Document Type

Article

Publication Date

7-24-2020

Publication Title

The American journal of cardiology

Abstract

Although certain risk factors have been associated with increased morbidity and mortality in patients admitted with Coronavirus Disease 2019 (COVID-19), the impact of cardiac injury and high-sensitivity troponin-I (hs-cTnI) concentrations are not well described. In this large retrospective longitudinal cohort study, we analyzed the cases of 1,044 consecutively admitted patients with COVID-19 from March 9 until April 15. Cardiac injury was defined by hs-cTnI concentration >99th percentile. Patient characteristics, laboratory data, and outcomes were described in patients with cardiac injury and different hs-cTnI cut-offs. The primary outcome was mortality, and the secondary outcomes were length of stay, need for intensive care unit care or mechanical ventilation, and their different composites. The final analyzed cohort included 1,020 patients. The median age was 63 years, 511 (50% patients were female, and 403 (40% were white. 390 (38%) patients had cardiac injury on presentation. These patients were older (median age 70 years), had a higher cardiovascular disease burden, in addition to higher serum concentrations of inflammatory markers. They also exhibited an increased risk for our primary and secondary outcomes, with the risk increasing with higher hs-cTnI concentrations. Peak hs-cTnI concentrations continued to be significantly associated with mortality after a multivariate regression controlling for comorbid conditions, inflammatory markers, acute kidney injury, and acute respiratory distress syndrome. Within the same multivariate regression model, presenting hs-cTnI concentrations were not significantly associated with outcomes, and undetectable hs-cTnI concentrations on presentation did not completely rule out the risk for mechanical ventilation or death. In conclusion, cardiac injury was common in patients admitted with COVID-19. The extent of cardiac injury and peak hs-cTnI concentrations were associated with worse outcomes.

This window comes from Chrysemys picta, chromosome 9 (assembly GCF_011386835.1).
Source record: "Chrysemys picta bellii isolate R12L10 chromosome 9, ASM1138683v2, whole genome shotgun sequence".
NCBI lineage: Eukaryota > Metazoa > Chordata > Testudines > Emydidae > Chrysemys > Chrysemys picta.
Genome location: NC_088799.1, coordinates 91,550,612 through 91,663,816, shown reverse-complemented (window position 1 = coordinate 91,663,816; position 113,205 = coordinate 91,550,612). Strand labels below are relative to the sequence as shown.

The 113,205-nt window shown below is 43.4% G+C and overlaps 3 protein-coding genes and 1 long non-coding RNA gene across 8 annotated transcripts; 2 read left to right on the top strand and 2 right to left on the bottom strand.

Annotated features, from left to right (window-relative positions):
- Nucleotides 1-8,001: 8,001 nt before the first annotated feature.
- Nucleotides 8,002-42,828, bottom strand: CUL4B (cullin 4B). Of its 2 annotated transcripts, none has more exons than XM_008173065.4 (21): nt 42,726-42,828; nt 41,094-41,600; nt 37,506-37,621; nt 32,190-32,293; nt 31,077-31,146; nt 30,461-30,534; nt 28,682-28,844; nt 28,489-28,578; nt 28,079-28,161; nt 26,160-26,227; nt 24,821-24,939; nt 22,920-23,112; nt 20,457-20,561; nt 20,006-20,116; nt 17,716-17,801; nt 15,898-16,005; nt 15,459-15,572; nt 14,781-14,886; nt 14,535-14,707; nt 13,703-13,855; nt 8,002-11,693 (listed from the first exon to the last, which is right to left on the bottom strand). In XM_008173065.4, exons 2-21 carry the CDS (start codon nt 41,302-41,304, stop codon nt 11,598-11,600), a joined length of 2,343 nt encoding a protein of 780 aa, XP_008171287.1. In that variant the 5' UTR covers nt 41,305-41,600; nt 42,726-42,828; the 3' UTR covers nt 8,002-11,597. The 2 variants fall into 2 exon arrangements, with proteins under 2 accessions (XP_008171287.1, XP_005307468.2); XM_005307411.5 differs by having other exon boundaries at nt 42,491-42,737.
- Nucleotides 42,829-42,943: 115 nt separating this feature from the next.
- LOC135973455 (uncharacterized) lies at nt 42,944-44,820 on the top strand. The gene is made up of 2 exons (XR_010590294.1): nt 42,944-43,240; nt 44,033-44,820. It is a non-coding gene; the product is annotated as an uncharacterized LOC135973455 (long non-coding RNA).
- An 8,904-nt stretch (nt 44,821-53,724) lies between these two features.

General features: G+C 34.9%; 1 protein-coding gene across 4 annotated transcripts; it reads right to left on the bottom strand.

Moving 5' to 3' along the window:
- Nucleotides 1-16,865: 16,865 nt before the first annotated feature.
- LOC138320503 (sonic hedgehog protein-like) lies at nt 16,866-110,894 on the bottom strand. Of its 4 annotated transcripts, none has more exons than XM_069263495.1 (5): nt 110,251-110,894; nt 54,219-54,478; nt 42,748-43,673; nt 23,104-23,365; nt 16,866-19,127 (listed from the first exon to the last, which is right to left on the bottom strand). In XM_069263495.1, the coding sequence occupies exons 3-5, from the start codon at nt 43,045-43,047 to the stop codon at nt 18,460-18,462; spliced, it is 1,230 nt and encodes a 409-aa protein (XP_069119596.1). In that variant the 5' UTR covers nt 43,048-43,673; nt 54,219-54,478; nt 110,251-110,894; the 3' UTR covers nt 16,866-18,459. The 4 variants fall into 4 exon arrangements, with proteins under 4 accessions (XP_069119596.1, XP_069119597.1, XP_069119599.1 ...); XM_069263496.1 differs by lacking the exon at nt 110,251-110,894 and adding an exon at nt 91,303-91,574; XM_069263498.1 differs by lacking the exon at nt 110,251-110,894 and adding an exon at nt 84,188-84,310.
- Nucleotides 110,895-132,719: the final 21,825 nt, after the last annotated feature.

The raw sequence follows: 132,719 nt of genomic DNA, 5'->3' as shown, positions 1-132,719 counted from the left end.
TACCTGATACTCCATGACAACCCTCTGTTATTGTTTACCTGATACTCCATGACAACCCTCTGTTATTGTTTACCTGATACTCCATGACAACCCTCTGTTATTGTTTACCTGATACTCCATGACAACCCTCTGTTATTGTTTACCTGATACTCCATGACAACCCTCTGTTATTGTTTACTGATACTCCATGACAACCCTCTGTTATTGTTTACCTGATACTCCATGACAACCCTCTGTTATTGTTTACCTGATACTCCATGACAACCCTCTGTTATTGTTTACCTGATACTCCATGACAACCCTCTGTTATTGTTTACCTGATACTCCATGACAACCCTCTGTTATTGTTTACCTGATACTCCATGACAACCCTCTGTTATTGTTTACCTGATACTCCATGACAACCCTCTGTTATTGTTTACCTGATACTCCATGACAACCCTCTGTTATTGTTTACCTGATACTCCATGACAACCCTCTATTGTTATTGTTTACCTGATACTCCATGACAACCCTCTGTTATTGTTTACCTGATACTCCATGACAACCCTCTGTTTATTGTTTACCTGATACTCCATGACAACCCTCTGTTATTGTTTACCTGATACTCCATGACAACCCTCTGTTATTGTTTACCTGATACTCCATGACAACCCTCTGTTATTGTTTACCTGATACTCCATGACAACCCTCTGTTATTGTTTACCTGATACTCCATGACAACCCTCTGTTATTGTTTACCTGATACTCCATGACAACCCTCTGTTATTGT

PubMed ID

32829913

ePublication

ePub ahead of print

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